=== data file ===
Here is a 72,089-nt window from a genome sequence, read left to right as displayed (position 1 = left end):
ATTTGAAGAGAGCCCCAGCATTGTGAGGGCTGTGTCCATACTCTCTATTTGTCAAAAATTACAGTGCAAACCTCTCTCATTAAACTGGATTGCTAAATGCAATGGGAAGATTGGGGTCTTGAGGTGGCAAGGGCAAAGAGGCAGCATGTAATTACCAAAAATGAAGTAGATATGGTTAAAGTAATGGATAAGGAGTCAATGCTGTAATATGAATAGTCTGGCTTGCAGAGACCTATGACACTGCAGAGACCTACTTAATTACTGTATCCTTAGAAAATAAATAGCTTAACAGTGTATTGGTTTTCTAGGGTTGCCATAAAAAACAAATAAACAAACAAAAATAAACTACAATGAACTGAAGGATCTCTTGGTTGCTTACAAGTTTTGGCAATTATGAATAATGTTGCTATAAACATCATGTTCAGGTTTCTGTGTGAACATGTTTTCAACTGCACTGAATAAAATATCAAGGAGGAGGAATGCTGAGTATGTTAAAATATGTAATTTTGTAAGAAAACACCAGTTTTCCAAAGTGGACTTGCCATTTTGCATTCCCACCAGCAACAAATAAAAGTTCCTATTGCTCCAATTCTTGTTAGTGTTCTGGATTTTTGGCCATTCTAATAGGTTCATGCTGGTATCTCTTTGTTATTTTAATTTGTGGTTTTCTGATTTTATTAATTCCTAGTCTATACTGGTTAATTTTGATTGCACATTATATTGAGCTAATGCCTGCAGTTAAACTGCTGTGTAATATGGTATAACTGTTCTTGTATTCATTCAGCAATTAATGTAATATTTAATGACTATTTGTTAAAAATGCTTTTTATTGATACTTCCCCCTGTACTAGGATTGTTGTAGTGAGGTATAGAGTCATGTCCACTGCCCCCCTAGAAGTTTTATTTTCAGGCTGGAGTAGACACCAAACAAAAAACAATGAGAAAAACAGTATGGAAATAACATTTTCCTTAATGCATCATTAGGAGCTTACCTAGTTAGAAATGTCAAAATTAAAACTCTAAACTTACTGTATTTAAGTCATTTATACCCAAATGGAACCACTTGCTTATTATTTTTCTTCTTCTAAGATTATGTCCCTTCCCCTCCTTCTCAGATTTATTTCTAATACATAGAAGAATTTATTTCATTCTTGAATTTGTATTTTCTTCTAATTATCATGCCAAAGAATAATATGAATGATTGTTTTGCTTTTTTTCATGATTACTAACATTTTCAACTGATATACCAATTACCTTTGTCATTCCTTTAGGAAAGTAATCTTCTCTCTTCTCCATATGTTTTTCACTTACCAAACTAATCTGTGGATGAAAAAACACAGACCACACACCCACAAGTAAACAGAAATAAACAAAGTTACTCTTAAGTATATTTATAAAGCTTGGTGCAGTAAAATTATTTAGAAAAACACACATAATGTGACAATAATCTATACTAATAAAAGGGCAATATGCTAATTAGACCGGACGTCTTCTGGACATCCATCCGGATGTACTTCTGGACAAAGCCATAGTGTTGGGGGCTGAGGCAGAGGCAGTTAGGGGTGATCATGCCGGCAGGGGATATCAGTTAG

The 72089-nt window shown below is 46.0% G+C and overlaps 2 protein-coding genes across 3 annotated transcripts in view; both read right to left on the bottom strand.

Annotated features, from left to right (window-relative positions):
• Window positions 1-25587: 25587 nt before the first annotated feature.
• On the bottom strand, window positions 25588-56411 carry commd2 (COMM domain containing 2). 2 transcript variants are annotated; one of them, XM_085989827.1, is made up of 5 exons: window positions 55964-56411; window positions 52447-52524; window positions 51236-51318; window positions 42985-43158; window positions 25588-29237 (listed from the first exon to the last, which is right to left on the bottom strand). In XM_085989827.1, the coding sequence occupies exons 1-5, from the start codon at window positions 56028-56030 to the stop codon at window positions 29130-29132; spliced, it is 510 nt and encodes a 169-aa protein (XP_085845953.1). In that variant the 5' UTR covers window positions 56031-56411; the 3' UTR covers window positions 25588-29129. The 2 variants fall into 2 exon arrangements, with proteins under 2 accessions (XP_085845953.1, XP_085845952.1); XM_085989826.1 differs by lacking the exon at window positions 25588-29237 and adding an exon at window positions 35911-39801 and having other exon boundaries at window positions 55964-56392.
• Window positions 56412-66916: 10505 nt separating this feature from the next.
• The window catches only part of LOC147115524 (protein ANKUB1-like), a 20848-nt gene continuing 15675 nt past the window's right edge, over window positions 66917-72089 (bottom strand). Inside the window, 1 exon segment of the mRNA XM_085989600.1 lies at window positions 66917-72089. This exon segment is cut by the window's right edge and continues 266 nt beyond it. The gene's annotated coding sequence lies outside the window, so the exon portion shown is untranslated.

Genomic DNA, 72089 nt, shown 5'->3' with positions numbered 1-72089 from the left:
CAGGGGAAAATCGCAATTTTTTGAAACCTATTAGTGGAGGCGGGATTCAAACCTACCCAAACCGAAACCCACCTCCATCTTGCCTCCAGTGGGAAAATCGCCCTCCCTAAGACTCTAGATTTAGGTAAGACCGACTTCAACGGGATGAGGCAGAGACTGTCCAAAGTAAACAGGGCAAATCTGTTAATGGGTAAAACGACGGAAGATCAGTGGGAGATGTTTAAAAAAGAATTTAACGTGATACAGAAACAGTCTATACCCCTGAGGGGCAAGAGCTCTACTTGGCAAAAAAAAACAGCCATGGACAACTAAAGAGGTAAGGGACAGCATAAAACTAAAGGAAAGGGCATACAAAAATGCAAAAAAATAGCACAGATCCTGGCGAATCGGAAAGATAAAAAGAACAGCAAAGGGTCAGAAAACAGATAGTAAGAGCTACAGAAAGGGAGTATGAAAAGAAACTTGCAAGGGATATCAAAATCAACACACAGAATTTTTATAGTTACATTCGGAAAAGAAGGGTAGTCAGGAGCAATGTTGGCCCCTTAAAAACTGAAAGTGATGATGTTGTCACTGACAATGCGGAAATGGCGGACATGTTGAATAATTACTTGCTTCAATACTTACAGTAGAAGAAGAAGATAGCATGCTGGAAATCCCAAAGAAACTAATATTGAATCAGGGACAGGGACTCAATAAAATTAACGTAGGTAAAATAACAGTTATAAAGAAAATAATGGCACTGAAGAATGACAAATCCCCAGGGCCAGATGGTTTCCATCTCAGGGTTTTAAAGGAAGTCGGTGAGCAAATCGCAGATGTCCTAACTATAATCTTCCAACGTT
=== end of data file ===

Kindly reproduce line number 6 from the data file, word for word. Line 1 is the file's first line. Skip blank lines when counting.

• On the bottom strand, window positions 25588-56411 carry commd2 (COMM domain containing 2). 2 transcript variants are annotated; one of them, XM_085989827.1, is made up of 5 exons: window positions 55964-56411; window positions 52447-52524; window positions 51236-51318; window positions 42985-43158; window positions 25588-29237 (listed from the first exon to the last, which is right to left on the bottom strand). In XM_085989827.1, the coding sequence occupies exons 1-5, from the start codon at window positions 56028-56030 to the stop codon at window positions 29130-29132; spliced, it is 510 nt and encodes a 169-aa protein (XP_085845953.1). In that variant the 5' UTR covers window positions 56031-56411; the 3' UTR covers window positions 25588-29129. The 2 variants fall into 2 exon arrangements, with proteins under 2 accessions (XP_085845953.1, XP_085845952.1); XM_085989826.1 differs by lacking the exon at window positions 25588-29237 and adding an exon at window positions 35911-39801 and having other exon boundaries at window positions 55964-56392.